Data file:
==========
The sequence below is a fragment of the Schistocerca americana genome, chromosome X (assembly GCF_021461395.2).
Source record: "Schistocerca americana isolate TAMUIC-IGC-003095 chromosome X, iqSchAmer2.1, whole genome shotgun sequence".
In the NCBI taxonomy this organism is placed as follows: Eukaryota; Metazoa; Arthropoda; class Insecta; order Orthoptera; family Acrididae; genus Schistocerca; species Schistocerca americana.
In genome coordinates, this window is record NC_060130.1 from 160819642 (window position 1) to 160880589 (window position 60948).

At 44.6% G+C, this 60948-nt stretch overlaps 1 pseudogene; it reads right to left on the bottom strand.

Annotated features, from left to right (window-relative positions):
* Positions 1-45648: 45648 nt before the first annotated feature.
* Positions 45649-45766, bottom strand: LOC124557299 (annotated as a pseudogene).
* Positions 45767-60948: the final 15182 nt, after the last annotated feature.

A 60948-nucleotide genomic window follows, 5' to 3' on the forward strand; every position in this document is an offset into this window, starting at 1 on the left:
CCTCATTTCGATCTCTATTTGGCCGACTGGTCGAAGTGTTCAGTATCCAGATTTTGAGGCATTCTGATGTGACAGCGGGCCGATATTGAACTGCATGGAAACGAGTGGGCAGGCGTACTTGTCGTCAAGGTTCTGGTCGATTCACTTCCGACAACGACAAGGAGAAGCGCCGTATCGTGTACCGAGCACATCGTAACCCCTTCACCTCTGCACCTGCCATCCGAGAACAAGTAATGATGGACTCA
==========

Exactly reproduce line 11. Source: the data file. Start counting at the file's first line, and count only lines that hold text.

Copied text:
CCTCATTTCGATCTCTATTTGGCCGACTGGTCGAAGTGTTCAGTATCCAGATTTTGAGGCATTCTGATGTGACAGCGGGCCGATATTGAACTGCATGGAAACGAGTGGGCAGGCGTACTTGTCGTCAAGGTTCTGGTCGATTCACTTCCGACAACGACAAGGAGAAGCGCCGTATCGTGTACCGAGCACATCGTAACCCCTTCACCTCTGCACCTGCCATCCGAGAACAAGTAATGATGGACTCA